And, the invasive Asian carp have taken over several waterways in the midwest, threatening native species and throwing off the delicate ecological balance.  Could an industry based all the way on the east coast be at least part of a solution? 

We'll tackle that and more on this week's Statewide.

State of Illinois

Governor J.B. Pritzker has called up roughly 200 guard soldiers as near record crests are predicted along the Illinois and Mississippi rivers.   The soldiers are being deployed to perform duties like sandbagging, levee reinforcement and potential rescue efforts.  

Illinois Form 1040
NPR Illinois

Illinois lawmakers have approved a plan that could change how Illinois taxes income.   In the nearly 40 years the state has had an income tax, it’s been a flat tax.  That means no matter how much you earn, you pay the same percentage.

Now, Governor J.B. Pritzker and other advocates of a graduated tax say it’s time for a new approach.  

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Brian Mackey / NPR Illinois

The Illinois General Assembly has just one week left in its spring legislative session, and the number of outstanding issues are beginning to pile up.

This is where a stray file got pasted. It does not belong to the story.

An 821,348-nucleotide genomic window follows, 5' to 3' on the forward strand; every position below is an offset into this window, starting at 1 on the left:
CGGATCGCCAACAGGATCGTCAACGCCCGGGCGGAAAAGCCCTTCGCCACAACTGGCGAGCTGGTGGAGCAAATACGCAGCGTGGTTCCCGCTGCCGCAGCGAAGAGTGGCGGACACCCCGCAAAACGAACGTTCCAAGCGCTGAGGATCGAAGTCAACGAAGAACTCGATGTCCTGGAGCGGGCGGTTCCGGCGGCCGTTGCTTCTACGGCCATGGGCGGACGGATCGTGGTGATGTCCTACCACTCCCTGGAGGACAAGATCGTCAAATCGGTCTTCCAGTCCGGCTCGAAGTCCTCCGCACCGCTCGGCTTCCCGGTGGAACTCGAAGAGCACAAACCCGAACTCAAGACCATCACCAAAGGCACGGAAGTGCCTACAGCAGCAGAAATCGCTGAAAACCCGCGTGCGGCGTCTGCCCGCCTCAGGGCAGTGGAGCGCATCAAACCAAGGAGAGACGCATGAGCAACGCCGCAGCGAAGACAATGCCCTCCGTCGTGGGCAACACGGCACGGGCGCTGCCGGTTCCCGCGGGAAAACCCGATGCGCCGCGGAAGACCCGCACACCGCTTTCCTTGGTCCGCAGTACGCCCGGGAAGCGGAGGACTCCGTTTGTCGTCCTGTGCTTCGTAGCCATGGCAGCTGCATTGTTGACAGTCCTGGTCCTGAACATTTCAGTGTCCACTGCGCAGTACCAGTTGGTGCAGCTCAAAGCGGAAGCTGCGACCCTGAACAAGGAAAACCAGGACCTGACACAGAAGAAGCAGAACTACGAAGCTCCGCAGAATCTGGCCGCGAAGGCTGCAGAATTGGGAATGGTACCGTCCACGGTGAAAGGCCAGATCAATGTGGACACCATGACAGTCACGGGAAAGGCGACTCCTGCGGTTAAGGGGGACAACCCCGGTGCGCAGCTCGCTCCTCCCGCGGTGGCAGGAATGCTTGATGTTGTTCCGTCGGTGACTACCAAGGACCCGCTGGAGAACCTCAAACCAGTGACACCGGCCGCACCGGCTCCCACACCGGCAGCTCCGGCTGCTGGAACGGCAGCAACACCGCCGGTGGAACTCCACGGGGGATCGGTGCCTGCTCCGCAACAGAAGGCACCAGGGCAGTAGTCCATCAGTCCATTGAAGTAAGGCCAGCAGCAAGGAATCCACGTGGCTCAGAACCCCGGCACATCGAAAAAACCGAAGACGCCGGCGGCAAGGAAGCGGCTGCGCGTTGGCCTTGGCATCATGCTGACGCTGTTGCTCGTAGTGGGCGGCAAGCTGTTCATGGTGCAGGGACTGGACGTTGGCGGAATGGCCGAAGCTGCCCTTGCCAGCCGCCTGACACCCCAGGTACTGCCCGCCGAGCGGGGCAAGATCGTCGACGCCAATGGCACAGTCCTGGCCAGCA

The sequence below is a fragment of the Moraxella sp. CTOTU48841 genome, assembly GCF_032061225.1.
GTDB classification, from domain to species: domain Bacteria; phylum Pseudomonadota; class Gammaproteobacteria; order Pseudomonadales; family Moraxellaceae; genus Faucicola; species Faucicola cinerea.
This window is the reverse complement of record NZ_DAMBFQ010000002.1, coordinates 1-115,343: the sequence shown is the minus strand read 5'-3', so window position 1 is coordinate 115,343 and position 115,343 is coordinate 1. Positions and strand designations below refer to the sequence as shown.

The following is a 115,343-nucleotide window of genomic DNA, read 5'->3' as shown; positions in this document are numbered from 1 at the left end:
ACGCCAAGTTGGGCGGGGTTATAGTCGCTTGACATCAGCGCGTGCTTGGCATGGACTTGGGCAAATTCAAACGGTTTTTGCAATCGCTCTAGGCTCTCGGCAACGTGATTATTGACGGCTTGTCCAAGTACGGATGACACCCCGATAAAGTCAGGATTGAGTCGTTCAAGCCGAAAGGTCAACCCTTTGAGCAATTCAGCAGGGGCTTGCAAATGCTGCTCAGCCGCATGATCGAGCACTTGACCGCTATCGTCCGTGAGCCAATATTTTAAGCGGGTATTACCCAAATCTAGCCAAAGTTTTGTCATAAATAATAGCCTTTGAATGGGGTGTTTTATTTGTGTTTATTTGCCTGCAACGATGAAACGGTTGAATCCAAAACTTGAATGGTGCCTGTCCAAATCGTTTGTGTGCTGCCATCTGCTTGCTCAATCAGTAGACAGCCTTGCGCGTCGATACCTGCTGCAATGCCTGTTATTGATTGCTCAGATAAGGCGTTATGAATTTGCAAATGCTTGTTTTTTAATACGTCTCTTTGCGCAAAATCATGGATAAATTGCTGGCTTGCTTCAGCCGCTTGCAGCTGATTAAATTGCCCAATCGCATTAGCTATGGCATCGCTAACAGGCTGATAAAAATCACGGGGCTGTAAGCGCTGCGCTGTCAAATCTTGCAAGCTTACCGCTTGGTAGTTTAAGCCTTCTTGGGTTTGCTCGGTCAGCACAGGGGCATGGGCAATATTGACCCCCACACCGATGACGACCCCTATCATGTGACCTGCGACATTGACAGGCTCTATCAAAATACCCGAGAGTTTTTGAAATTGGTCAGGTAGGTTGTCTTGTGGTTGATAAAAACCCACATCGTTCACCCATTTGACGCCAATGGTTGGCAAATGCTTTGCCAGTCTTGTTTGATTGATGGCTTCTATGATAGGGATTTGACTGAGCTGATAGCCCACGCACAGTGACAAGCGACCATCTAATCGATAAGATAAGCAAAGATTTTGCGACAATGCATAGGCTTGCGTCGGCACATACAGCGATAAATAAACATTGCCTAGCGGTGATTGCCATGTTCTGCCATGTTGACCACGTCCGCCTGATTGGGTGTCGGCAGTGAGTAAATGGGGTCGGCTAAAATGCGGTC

A graduated income tax constitutional amendment seems to be on track, but lawmakers are still hashing out details — and rounding up votes — on crafting state budget, funding an infrastructure program, legalizing marijuana, and expanding gambling.

Outside view of Decatur Memorial Hospital
Facebook/DMH

Decatur Memorial Hospital will become part of Memorial Health System, based in Springfield.  The announcement was made Thursday and is scheduled to take effect October 1, pending regulatory approval.

Six individuals were recently awarded the Order of Lincoln, a prestigious honor in Illinois to recognize contributions and achievements.  Among those singled out was columnist George Will.  We listen to his remarks.  

And 1919 was so violent, it was given the nickname "The Summer of Red."  An Illinois author joins us to look back on an Illinois race riot that year.

That and more on this week's Statewide.

Illinois State Fair crowd
flickr/Randy VonLiski - https://creativecommons.org/licenses/by-nc-nd/2.0/